James and Luther


LotR as a "Fundamentally Catholic and Religious Work"    

James and Luther
(Surprise! It's a paradox!)

Although Tolkien considered it a "red herring" in regard to the Reformation, if we're looking at how the Catholic mindset is different from that of some other Christians, we have to talk about it at some point: faith and works. I very specifically didn't say faith vs. works, because it's not an either/or proposition but two sides of a paradox. (After that one mention of Tolkien, it's going to take an entire essay to get back to him, but I hope you enjoy the ride.)

Paradoxes are, by their very nature, prone to historical pendulum swings. A temporal situation will come up that causes one side of the paradox to be emphasized, sometimes until it reaches the point of being so over-emphasized that the paradox is in danger of being lost and a corrective is applied - with the corrective often swinging too far in the other direction. Even under the best of human circumstances, it's difficult enough to deal with a paradox that we know only through faith; when pride, power and politics get involved, which, humanly speaking, they almost always do, it gets that much harder. Throw in a time of rapid cultural and societal change and the whole thing can break up the happiest of families.

If the pendulum had been in the straight up-and-down position when Luther proclaimed that we're not saved through our works, the general response would have been, "Your point being...?" Because orthodox Catholic belief has always been that salvation is a gift; we can't save ourselves, no matter how good we are. As was brought out in the discussion of sacramental spirituality, in any relationship between God and human beings, God always acts first. But the very fact that this was such a revelation to Luther shows that the pendulum, at least in his milieu, was anything but perpendicular; some of his theses that he nailed to the church door show that the pendulum had swung so far that abuses had developed, and a corrective was certainly needed.  But, as far as Catholic belief was concerned, his corrective swung too far in the opposite direction.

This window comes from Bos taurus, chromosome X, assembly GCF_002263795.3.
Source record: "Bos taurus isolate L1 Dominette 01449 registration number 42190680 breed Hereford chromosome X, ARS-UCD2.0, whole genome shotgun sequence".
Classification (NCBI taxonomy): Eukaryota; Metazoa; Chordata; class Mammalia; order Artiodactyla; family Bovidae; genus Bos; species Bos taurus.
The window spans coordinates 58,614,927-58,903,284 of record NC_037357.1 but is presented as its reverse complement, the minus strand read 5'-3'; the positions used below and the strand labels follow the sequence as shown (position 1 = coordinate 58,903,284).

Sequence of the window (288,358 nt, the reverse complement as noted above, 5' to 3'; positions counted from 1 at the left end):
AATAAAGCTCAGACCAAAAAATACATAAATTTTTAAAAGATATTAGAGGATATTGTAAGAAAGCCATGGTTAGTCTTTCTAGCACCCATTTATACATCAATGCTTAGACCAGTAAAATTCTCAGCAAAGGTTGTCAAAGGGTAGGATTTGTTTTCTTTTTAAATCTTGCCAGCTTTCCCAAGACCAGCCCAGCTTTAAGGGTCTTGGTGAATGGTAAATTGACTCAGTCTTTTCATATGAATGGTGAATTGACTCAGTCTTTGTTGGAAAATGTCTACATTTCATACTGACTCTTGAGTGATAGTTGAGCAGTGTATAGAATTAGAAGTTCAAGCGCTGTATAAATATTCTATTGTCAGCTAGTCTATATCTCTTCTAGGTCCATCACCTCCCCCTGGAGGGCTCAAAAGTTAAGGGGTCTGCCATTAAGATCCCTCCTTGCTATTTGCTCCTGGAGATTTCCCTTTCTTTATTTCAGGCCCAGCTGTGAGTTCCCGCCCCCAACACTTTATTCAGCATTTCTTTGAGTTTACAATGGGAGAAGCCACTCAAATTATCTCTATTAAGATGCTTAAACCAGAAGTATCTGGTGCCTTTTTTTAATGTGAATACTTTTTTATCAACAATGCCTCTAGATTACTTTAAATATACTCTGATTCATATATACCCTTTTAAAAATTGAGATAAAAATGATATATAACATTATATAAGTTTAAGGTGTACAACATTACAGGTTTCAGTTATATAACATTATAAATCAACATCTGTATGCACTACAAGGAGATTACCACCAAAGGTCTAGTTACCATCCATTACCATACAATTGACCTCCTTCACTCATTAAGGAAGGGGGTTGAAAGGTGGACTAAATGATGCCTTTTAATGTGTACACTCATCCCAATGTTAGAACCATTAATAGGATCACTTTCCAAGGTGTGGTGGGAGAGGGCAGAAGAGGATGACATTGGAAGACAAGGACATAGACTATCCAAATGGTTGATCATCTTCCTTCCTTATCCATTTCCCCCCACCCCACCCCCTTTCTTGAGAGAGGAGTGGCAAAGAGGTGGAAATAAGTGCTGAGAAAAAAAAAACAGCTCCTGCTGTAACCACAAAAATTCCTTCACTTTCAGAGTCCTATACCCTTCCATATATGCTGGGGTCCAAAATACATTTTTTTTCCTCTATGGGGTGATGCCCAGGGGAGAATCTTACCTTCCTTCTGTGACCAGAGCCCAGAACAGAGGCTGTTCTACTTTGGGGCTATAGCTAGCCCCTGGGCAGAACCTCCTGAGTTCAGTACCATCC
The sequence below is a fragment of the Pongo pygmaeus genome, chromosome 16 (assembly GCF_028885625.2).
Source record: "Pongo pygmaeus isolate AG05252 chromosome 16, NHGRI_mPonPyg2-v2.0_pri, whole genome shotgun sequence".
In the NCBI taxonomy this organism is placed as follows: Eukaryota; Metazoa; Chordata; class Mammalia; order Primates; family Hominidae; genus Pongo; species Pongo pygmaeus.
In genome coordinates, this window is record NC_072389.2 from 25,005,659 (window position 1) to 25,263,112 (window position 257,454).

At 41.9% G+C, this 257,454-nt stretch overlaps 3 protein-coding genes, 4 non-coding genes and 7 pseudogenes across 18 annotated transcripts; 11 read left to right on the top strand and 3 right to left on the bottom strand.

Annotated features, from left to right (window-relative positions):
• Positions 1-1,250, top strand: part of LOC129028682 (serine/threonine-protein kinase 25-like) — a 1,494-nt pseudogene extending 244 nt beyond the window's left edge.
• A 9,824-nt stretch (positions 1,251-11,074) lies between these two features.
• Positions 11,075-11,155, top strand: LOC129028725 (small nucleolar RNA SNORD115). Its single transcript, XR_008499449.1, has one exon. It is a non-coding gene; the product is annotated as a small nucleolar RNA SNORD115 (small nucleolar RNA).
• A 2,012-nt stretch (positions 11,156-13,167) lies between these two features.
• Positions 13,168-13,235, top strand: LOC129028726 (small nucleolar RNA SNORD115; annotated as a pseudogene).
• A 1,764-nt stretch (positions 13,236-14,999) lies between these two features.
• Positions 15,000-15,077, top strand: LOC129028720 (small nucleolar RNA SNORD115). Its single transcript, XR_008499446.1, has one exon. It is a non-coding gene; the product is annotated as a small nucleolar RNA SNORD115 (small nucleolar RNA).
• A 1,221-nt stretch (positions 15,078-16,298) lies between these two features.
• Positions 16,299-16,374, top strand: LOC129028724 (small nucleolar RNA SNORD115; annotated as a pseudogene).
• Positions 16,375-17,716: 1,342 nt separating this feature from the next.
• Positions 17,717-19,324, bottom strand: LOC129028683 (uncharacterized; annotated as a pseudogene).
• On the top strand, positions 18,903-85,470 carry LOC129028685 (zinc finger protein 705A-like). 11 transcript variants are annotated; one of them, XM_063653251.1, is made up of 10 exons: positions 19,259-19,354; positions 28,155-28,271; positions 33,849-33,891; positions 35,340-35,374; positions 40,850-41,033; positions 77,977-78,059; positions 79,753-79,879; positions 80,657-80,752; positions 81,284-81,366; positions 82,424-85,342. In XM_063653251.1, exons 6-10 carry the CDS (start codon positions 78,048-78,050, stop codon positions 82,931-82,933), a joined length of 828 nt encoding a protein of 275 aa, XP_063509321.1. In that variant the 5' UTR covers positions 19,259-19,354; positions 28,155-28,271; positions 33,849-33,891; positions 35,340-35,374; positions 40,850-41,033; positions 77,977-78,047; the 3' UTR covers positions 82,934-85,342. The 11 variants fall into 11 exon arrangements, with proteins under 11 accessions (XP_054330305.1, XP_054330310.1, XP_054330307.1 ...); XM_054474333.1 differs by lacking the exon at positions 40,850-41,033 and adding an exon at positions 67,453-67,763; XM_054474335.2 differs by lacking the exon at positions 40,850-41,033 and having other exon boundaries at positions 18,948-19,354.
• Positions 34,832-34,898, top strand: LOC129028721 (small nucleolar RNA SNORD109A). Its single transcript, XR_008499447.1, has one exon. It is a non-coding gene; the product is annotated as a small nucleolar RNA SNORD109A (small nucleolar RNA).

So what is the paradox involved here, anyway? If we all agree that we're not saved through our works, what's the problem? Whatever the problem is, it's evidently been around (at least) as long as Christianity, because the Letter of James addresses it. I can see why some of the Reformers wanted to kick James out of the Bible; if nothing else, he has a wicked sense of humor (and I'm very much looking forward to meeting him). My favorite line: "So you believe in God? Good! So does the devil!" What this leads to is, "Faith without works is dead."  He compares faith without works to someone saying to a fellow Christian who's cold and hungry, "Be warm and well fed," but not doing anything about it; such faith, he says, "has no power to save one, has it?"

I firmly believe that our salvation depends on the poor.
- Dorothy Day
For some reason, the early Church decided this should be included in Scripture. Perhaps for the same reason James considered it necessary to write it: some Christians were carrying one side of the paradox so far that they lost their grip on the other pole. They'd gotten to the point of thinking, "If I'm saved through belief in Christ, it doesn't matter what I do." There are a few Christians today who carry this to the extreme, stating that after someone has had the experience of being saved, that status never changes, no matter what evil the person might commit afterward. I think the reason that only a minority of Christians hold this belief is that most of us sense the truth of the paradox that even though we can't earn our salvation, our actions do matter. After all, the one time Jesus spoke directly about how we'll be judged, he talked about feeding the hungry and clothing the naked.